Oral Presentation COSA-IPOS Joint Scientific Meeting 2012

Self-reported cognitive failures in recently treated breast cancer survivors (#98)

Ali Amidi 1 , Mimi Mehlsen 1 , Anders Bonde Jensen 2 , Robert Zachariae 1
  1. Unit for Psychooncology and Health Psychology, Dept. of Oncology, Aarhus University Hospital and Dept. of Psychology, Aarhus University, Aarhus, Denmark
  2. Department of Oncology, Aarhus University Hospital, Aarhus, Denmark

Aim: Previous reports suggest that psychological distress, rather than chemotherapy, is the main predictor of self-reported cognitive problems following cancer treatment. Our aim was to compare the associations of distress and cancer treatment with self-reported cognitive failures in breast cancer survivors.
Methods: All breast cancer patients treated during 2009 at Aarhus University Hospital were asked to complete the Cognitive Failures Questionnaire (CFQ) and the Symptoms Checklist-90-R in the fall of 2011.
Results: Of 992 eligible survivors, a total of 683 (68.8%) (mean age: 60.5 years) agreed to participate, with 301 (49.8%) having received chemotherapy. Significant differences between the chemotherapy and non-chemotherapy group were observed for age, education, psychological distress, and somatic symptoms (p<0.001). CFQ total score was significantly correlated with age, psychological distress, and somatic symptoms (r= -0.26 - 0.54, all p<0.001), but not education. When adjusting for these variables, a significant difference was found between CFQ scores of the chemotherapy (mean=33.7; SD=16.5) and the non-chemotherapy group (mean=23.8, SD=13.6), (F(1,535)=8.37, p<0.01). A multiple linear regression with age, psychological distress, somatic symptoms, and chemotherapy vs. no chemotherapy entered as predictors explained a significant proportion of the variance in CFQ scores (R2=0.37; F(4,535)= 79.37; p<0.001). Psychological distress was the best predictor (β= 0.36; p<0.001; 95% CI(B): 0.47-0.73), followed by somatic symptoms (β= 0.25; p<0.001; 95% CI(B): 0.26-0.52). Chemotherapy remained a significant predictor when adjusting for the remaining variables (β= 0.12; p<0.01; 95% CI: 1.19-6.23), yielding a small, yet significant improvement of the overall model (∆R2= 0.010).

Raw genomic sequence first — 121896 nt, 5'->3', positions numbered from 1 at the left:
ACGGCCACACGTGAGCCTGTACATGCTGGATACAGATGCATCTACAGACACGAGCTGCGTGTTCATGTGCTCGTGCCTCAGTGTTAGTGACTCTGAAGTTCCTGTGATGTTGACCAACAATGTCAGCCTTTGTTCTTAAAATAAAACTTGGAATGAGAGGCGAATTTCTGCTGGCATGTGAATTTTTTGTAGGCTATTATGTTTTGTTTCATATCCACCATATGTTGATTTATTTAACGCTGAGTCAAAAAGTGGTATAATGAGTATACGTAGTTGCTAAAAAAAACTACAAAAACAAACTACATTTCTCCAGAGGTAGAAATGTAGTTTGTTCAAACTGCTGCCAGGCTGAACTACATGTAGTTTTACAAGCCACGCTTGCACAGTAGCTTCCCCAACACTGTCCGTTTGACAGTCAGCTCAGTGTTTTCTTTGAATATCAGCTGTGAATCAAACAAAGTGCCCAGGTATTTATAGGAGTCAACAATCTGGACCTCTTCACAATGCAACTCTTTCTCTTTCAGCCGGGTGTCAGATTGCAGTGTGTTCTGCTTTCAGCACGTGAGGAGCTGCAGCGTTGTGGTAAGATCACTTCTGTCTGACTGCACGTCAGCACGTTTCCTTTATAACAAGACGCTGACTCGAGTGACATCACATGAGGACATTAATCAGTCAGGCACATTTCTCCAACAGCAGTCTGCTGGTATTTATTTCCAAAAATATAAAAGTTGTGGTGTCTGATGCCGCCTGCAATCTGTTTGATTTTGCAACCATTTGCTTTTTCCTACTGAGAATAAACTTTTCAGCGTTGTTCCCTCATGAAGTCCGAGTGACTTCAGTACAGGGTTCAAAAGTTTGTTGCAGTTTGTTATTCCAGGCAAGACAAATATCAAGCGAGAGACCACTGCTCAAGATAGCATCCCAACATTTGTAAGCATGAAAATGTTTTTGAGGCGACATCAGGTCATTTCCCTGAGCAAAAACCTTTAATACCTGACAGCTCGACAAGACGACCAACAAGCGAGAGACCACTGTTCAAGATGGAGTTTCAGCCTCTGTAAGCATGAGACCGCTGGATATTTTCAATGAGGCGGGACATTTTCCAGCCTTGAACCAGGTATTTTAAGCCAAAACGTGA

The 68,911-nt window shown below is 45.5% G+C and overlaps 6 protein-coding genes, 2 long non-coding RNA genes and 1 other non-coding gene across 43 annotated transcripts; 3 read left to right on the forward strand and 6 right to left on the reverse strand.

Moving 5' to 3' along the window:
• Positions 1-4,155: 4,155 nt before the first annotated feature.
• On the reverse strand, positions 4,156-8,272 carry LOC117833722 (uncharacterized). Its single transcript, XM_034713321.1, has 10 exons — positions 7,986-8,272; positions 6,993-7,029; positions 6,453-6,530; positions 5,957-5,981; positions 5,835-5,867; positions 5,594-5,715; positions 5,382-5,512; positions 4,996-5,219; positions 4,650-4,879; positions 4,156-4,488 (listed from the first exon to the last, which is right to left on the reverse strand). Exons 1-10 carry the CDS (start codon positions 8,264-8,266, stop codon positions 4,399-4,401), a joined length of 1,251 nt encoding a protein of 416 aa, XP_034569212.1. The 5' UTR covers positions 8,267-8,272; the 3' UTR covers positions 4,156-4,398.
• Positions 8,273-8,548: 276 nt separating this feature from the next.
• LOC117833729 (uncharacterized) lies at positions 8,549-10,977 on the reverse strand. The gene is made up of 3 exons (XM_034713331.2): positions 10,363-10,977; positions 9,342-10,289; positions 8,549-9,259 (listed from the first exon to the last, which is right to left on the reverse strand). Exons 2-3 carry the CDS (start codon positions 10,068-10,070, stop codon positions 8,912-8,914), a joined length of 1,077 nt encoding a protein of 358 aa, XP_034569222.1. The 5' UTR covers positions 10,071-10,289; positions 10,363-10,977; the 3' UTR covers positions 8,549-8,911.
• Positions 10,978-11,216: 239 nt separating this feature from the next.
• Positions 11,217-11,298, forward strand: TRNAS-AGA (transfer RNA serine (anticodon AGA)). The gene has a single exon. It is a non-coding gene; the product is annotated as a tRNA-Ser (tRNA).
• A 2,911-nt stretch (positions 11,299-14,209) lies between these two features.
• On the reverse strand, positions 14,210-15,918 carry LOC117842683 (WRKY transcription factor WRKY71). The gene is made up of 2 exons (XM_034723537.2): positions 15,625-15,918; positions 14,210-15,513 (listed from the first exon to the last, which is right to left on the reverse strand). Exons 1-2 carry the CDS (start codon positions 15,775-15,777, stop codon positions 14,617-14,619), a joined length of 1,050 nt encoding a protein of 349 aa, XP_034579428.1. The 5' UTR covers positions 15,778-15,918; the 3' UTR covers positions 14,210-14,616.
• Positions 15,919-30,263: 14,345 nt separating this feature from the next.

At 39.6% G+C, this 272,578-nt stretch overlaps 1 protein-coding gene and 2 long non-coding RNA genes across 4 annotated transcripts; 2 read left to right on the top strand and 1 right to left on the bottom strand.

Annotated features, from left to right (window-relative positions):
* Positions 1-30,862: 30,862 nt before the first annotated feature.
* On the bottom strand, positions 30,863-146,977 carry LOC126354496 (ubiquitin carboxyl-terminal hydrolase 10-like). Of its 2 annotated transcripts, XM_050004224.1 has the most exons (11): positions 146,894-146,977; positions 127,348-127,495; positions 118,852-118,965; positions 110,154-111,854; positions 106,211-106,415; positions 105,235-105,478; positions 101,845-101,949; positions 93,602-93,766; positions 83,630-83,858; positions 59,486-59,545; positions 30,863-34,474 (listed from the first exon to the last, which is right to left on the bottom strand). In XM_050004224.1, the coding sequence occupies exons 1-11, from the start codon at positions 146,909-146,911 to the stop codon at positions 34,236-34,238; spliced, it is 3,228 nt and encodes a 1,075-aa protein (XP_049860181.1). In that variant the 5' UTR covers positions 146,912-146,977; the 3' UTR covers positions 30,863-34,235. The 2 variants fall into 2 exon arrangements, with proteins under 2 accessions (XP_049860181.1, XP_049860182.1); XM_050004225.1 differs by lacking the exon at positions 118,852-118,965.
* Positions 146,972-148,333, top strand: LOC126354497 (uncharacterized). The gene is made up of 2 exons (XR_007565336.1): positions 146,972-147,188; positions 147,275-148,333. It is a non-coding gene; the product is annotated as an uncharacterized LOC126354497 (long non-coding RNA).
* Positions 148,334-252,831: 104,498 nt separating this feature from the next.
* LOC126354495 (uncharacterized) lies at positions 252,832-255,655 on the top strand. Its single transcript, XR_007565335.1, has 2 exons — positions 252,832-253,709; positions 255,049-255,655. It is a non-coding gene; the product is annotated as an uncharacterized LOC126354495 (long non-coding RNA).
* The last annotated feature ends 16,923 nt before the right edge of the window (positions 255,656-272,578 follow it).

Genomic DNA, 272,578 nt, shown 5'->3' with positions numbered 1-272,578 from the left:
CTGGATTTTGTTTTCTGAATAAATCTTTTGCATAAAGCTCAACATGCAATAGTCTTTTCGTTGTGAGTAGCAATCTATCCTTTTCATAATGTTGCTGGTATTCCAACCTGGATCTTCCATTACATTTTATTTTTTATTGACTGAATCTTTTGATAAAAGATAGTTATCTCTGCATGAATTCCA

Conclusions: Breast cancer survivors who had received chemotherapy reported higher levels of cognitive failures than other survivors. Our results supported previous findings that psychological distress is the main predictor of self-reported cognitive problems. However, our results also indicated that having received chemotherapy remained a small, but significant, predictor of self-reported cognitive failures.